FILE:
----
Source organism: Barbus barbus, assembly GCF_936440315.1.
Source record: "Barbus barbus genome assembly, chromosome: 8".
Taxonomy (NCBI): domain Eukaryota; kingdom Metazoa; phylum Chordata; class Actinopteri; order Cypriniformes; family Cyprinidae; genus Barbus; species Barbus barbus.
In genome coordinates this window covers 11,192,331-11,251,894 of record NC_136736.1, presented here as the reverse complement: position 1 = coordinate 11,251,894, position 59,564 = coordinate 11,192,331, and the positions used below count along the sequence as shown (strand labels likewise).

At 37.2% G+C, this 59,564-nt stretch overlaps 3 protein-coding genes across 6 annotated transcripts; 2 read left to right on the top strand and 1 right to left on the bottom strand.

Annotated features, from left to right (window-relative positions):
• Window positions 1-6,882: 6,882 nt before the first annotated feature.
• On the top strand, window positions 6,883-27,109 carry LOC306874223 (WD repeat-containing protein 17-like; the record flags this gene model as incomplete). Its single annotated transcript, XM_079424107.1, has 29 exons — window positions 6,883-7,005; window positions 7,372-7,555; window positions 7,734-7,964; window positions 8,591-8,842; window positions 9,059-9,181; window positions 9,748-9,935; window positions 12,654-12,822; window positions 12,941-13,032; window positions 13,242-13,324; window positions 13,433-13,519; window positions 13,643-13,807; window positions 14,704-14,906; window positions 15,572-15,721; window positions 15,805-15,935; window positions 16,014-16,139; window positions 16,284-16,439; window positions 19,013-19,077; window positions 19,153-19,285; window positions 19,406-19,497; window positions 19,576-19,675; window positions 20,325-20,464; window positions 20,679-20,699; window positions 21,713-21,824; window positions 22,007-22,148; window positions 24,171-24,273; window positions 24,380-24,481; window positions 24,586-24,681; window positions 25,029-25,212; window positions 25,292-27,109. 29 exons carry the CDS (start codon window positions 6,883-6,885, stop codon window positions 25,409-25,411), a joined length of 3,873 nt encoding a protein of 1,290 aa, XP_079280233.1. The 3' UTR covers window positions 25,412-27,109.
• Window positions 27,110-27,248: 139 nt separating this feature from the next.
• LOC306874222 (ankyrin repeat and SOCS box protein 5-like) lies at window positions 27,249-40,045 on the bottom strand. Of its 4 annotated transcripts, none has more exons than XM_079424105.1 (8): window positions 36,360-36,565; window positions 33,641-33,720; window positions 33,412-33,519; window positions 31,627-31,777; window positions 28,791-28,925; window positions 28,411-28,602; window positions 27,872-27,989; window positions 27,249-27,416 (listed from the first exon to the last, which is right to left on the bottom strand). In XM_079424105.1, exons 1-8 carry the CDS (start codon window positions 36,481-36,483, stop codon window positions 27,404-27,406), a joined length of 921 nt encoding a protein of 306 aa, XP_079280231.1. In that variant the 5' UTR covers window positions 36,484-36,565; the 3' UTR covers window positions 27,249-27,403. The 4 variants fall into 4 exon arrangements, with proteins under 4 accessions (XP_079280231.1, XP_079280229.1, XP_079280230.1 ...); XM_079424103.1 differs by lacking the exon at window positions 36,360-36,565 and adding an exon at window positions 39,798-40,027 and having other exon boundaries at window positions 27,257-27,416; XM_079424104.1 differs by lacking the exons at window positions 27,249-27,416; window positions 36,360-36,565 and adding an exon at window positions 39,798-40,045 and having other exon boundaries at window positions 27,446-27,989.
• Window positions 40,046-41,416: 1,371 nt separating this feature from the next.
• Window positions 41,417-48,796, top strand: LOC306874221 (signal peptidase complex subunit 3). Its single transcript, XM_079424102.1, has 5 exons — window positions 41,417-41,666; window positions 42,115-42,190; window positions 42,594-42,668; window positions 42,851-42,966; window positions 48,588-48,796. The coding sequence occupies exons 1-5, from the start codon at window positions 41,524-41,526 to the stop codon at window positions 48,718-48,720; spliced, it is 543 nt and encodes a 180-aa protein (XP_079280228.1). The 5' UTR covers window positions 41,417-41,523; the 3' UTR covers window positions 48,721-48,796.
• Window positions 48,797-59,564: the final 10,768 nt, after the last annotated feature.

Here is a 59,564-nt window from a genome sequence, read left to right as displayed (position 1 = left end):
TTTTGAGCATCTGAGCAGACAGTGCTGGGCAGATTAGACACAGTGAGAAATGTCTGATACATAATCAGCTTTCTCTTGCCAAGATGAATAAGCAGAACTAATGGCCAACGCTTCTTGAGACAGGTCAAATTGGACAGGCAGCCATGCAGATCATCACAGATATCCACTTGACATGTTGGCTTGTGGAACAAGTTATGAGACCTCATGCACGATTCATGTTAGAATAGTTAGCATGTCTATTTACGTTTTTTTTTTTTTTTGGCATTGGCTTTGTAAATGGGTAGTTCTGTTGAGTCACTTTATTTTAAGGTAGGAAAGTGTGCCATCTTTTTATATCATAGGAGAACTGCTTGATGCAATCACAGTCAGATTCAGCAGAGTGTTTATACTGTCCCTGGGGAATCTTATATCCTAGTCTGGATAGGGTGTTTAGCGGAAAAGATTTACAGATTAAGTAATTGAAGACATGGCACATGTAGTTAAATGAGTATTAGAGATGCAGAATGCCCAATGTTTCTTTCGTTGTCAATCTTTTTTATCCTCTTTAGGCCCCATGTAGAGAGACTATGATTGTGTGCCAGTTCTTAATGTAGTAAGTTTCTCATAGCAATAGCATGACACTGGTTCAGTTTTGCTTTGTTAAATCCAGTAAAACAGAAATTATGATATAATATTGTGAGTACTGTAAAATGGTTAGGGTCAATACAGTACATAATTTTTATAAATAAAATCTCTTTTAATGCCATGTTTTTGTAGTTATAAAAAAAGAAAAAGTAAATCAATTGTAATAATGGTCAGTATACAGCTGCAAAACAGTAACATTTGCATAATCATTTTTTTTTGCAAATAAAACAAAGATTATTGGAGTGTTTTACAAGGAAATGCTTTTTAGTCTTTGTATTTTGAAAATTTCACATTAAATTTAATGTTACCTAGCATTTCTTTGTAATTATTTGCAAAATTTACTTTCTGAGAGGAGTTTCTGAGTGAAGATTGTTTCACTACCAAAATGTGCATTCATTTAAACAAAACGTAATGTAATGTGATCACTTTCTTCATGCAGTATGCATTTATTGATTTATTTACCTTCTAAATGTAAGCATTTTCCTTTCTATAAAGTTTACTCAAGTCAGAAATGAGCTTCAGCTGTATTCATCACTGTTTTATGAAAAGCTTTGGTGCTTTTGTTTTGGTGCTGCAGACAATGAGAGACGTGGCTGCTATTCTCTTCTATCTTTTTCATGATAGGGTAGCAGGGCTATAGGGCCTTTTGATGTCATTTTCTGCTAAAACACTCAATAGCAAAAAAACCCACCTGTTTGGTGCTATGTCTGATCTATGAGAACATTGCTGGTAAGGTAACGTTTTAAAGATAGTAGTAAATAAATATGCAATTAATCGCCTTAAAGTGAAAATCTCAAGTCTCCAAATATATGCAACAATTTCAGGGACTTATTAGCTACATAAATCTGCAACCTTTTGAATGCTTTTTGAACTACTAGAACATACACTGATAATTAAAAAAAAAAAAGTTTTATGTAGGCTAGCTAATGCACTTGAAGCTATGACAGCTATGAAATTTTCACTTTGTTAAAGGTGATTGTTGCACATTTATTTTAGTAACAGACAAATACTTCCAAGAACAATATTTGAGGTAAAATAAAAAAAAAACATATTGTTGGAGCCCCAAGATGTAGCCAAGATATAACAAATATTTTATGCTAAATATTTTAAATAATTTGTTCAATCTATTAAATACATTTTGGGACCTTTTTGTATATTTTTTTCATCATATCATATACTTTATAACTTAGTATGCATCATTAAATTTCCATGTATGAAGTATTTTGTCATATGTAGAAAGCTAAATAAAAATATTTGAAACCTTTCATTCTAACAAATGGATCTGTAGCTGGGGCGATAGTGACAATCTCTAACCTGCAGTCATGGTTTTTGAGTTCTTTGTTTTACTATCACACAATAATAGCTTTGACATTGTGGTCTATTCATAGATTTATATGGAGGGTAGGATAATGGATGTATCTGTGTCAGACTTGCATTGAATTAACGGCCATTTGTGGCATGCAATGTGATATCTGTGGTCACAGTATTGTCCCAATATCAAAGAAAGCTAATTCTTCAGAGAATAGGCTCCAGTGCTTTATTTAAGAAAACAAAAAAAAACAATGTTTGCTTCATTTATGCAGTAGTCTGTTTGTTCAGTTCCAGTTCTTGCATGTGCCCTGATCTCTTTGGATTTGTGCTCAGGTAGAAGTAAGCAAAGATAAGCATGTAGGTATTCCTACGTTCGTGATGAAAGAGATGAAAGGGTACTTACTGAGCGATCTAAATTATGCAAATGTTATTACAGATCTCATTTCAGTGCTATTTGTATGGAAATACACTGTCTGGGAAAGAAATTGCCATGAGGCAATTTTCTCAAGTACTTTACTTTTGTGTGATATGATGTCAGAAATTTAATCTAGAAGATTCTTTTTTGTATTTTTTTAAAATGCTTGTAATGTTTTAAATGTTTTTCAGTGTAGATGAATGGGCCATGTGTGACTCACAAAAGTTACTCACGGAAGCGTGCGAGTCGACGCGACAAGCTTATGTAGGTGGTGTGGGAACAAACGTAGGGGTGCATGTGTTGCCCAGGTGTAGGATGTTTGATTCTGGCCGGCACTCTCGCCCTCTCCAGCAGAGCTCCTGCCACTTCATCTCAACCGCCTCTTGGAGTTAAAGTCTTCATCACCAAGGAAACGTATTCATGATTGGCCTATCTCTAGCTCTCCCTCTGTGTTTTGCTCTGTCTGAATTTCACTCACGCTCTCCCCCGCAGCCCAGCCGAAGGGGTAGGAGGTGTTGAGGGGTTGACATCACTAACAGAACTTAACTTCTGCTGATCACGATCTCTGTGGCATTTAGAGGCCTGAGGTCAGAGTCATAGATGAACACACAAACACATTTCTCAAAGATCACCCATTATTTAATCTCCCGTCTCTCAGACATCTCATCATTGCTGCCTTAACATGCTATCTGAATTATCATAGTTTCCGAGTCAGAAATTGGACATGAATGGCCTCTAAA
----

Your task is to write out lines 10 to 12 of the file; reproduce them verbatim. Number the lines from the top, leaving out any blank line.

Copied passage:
• LOC306874222 (ankyrin repeat and SOCS box protein 5-like) lies at window positions 27,249-40,045 on the bottom strand. Of its 4 annotated transcripts, none has more exons than XM_079424105.1 (8): window positions 36,360-36,565; window positions 33,641-33,720; window positions 33,412-33,519; window positions 31,627-31,777; window positions 28,791-28,925; window positions 28,411-28,602; window positions 27,872-27,989; window positions 27,249-27,416 (listed from the first exon to the last, which is right to left on the bottom strand). In XM_079424105.1, exons 1-8 carry the CDS (start codon window positions 36,481-36,483, stop codon window positions 27,404-27,406), a joined length of 921 nt encoding a protein of 306 aa, XP_079280231.1. In that variant the 5' UTR covers window positions 36,484-36,565; the 3' UTR covers window positions 27,249-27,403. The 4 variants fall into 4 exon arrangements, with proteins under 4 accessions (XP_079280231.1, XP_079280229.1, XP_079280230.1 ...); XM_079424103.1 differs by lacking the exon at window positions 36,360-36,565 and adding an exon at window positions 39,798-40,027 and having other exon boundaries at window positions 27,257-27,416; XM_079424104.1 differs by lacking the exons at window positions 27,249-27,416; window positions 36,360-36,565 and adding an exon at window positions 39,798-40,045 and having other exon boundaries at window positions 27,446-27,989.
• Window positions 40,046-41,416: 1,371 nt separating this feature from the next.
• Window positions 41,417-48,796, top strand: LOC306874221 (signal peptidase complex subunit 3). Its single transcript, XM_079424102.1, has 5 exons — window positions 41,417-41,666; window positions 42,115-42,190; window positions 42,594-42,668; window positions 42,851-42,966; window positions 48,588-48,796. The coding sequence occupies exons 1-5, from the start codon at window positions 41,524-41,526 to the stop codon at window positions 48,718-48,720; spliced, it is 543 nt and encodes a 180-aa protein (XP_079280228.1). The 5' UTR covers window positions 41,417-41,523; the 3' UTR covers window positions 48,721-48,796.